Saving Kurt Vonnegut

During my UCSD days, I’d rubbed elbows with visiting writers by assisting the University Events Office with airport pickup. I got a pep talk from Kurt Vonnegut on our drive back to Lindbergh Field, one where he told me that I reminded him of John Irving, his former student. Vonnegut said he saw me making it as a writer. A few novelists possess the rare gift of peering into the future and seeing things we Ordinary Joes can’t make out.

“You’re loose, Kirby,” he said, “and that’s a good thing. John was loose too.”

Did Vonnegut mean I seemed relaxed and spontaneous? He hadn’t read a single word I’d written. And what did he mean by “loose?” Maybe he’d observed my joie de vivre after I announced I was going for a dip in his pool after checking him into the swanky La Valencia Hotel in La Jolla. I’d swan-dived into the deep end, surfaced, and watched Vonnegut circle the pool wringing his hands. After about ten circles, he’d flopped down on a lounge chair, lit a Pall Mall, and blew smoke through his nose.

He had reminded me of a trial attorney about to present his case to the jury and I suggested we buy a few rounds of Black Russians before sunset. His sold-out “So You Want To Be a Writer” talk had been scheduled for seven sharp at the gym and I figured a little booze might relax him. It did.

Vonnegut was as cool as ice on stage behind the podium. He’d avoided an attack of his dreaded Flop Sweat that occasionally derailed him at speaking engagements. His talk was inspiring. I wanted to be a writer more than ever and I think he inspired a lot of those in attendance they could succeed as writers. He answered questions thoughtfully. His jokes sent waves of laughter through the sea of fans. The only glitch came after he was finished, when the adoring crowd swelled up and swept toward the stage for signatures.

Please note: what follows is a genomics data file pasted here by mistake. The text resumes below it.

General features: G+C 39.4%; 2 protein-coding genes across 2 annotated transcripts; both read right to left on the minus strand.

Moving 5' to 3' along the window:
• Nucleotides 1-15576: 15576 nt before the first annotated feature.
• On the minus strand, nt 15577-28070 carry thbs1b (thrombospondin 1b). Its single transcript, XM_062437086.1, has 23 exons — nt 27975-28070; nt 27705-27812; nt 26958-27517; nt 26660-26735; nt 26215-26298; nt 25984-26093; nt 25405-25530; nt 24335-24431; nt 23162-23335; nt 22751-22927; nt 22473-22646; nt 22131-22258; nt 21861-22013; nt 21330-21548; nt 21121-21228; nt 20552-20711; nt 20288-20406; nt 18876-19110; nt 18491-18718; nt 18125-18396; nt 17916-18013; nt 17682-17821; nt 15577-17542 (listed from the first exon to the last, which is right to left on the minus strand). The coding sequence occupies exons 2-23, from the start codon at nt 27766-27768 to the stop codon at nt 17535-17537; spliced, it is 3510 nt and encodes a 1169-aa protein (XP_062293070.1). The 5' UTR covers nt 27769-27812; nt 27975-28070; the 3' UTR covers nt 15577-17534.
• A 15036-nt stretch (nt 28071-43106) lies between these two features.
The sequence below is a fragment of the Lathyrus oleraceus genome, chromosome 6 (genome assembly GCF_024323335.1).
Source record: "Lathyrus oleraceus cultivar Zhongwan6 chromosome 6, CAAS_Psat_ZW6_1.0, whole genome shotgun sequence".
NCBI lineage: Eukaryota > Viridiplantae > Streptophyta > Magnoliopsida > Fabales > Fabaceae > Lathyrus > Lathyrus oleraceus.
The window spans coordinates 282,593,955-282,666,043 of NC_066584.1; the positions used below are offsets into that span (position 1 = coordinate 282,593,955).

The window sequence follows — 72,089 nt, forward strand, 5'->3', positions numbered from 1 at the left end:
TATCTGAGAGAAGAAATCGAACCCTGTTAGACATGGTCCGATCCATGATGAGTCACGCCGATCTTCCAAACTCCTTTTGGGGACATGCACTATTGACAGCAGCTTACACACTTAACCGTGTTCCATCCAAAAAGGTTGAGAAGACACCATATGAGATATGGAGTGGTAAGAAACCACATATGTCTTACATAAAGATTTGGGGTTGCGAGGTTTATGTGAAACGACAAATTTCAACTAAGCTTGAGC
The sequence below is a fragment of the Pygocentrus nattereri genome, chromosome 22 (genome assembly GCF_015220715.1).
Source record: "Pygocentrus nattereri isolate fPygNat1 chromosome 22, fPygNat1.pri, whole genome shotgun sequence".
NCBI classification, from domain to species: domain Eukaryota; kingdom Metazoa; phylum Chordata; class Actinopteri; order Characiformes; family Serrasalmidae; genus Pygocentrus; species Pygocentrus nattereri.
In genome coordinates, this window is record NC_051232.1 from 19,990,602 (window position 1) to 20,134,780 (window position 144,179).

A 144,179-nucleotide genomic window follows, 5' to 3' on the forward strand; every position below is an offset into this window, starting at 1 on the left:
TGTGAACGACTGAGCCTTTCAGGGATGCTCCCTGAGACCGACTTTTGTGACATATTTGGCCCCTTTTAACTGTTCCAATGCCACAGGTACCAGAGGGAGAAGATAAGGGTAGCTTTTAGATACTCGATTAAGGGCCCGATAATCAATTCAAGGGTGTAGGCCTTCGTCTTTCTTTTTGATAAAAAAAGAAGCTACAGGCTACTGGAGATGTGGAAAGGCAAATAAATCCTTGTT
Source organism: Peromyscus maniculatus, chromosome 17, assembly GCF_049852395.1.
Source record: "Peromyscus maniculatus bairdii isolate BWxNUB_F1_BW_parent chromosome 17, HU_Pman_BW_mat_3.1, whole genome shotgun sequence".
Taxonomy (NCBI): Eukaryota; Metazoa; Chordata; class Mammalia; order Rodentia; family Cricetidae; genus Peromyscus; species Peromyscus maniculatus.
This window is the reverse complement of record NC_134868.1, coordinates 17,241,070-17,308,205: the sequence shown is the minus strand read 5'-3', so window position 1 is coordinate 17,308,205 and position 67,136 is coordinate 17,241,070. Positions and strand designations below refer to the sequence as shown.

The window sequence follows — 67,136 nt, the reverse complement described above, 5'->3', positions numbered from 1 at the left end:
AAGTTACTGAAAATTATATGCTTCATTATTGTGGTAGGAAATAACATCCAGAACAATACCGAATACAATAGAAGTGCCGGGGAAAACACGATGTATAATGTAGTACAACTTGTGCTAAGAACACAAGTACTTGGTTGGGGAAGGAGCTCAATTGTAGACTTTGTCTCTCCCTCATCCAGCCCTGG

They pushed and pushed. Hands waved copies of Slaughterhouse-Five, Palm Sunday, and Cat’s Cradle. The pushing continued until all those bodies pressed in and pinned Vonnegut against the second-floor railing. I knew a few more pushes would shove him over that railing and down two floors to the blacktop. I picked out the six biggest guys I could find wearing yellow Crowd Control shirts and had them form a protective half-circle between him and the front line.

“Push!” I told them. We had enough muscle to move the mob back a few feet. I saw an opening and grabbed Vonnegut’s forearm. I snuck him through a corridor, out an open door, and we scrambled down two flights of steps. We were alone in the night air and I was breathing hard. So was Vonnegut. We were like teammates who’d somehow snuck through a hoard of would-be tacklers to reach the end zone.

“Let’s get whiskey, brother,” he told me.

“I know just the place,” I said.

Kirby Michael Wright ’83 is a writer in Hawaii. His books include the coming-of-age island novel Punahou Blues and The Queen of Molokai, based on the life of his paniolo grandmother.